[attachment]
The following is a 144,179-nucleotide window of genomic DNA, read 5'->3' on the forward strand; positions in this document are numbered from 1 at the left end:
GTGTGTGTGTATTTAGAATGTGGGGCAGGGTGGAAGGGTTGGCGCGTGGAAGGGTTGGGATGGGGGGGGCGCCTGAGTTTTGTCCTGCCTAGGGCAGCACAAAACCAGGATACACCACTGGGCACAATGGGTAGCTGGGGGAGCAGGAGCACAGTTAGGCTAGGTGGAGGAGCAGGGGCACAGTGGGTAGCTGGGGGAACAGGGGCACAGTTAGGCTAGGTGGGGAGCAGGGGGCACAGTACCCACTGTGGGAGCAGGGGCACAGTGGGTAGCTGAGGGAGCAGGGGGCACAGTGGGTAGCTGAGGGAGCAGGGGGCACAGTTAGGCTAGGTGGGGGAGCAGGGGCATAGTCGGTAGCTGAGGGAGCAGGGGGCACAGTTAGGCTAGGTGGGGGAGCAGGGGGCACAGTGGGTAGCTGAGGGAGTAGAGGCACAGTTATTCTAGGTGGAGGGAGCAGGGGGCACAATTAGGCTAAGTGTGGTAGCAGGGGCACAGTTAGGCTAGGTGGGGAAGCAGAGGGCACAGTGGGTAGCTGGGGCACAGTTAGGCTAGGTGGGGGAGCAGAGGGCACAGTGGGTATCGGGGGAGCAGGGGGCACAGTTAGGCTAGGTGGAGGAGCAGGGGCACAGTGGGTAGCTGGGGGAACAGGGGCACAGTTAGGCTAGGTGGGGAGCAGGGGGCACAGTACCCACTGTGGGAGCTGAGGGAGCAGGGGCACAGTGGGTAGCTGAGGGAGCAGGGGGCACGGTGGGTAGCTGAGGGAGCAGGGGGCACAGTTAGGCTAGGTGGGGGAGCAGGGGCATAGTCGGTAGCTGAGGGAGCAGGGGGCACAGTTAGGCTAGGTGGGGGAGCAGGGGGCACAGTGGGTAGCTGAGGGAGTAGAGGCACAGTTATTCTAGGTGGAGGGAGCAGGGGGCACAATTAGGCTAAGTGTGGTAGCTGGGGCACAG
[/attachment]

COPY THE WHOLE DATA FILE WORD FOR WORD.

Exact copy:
The following is a 144,179-nucleotide window of genomic DNA, read 5'->3' on the forward strand; positions in this document are numbered from 1 at the left end:
GTGTGTGTGTATTTAGAATGTGGGGCAGGGTGGAAGGGTTGGCGCGTGGAAGGGTTGGGATGGGGGGGGCGCCTGAGTTTTGTCCTGCCTAGGGCAGCACAAAACCAGGATACACCACTGGGCACAATGGGTAGCTGGGGGAGCAGGAGCACAGTTAGGCTAGGTGGAGGAGCAGGGGCACAGTGGGTAGCTGGGGGAACAGGGGCACAGTTAGGCTAGGTGGGGAGCAGGGGGCACAGTACCCACTGTGGGAGCAGGGGCACAGTGGGTAGCTGAGGGAGCAGGGGGCACAGTGGGTAGCTGAGGGAGCAGGGGGCACAGTTAGGCTAGGTGGGGGAGCAGGGGCATAGTCGGTAGCTGAGGGAGCAGGGGGCACAGTTAGGCTAGGTGGGGGAGCAGGGGGCACAGTGGGTAGCTGAGGGAGTAGAGGCACAGTTATTCTAGGTGGAGGGAGCAGGGGGCACAATTAGGCTAAGTGTGGTAGCAGGGGCACAGTTAGGCTAGGTGGGGAAGCAGAGGGCACAGTGGGTAGCTGGGGCACAGTTAGGCTAGGTGGGGGAGCAGAGGGCACAGTGGGTATCGGGGGAGCAGGGGGCACAGTTAGGCTAGGTGGAGGAGCAGGGGCACAGTGGGTAGCTGGGGGAACAGGGGCACAGTTAGGCTAGGTGGGGAGCAGGGGGCACAGTACCCACTGTGGGAGCTGAGGGAGCAGGGGCACAGTGGGTAGCTGAGGGAGCAGGGGGCACGGTGGGTAGCTGAGGGAGCAGGGGGCACAGTTAGGCTAGGTGGGGGAGCAGGGGCATAGTCGGTAGCTGAGGGAGCAGGGGGCACAGTTAGGCTAGGTGGGGGAGCAGGGGGCACAGTGGGTAGCTGAGGGAGTAGAGGCACAGTTATTCTAGGTGGAGGGAGCAGGGGGCACAATTAGGCTAAGTGTGGTAGCTGGGGCACAG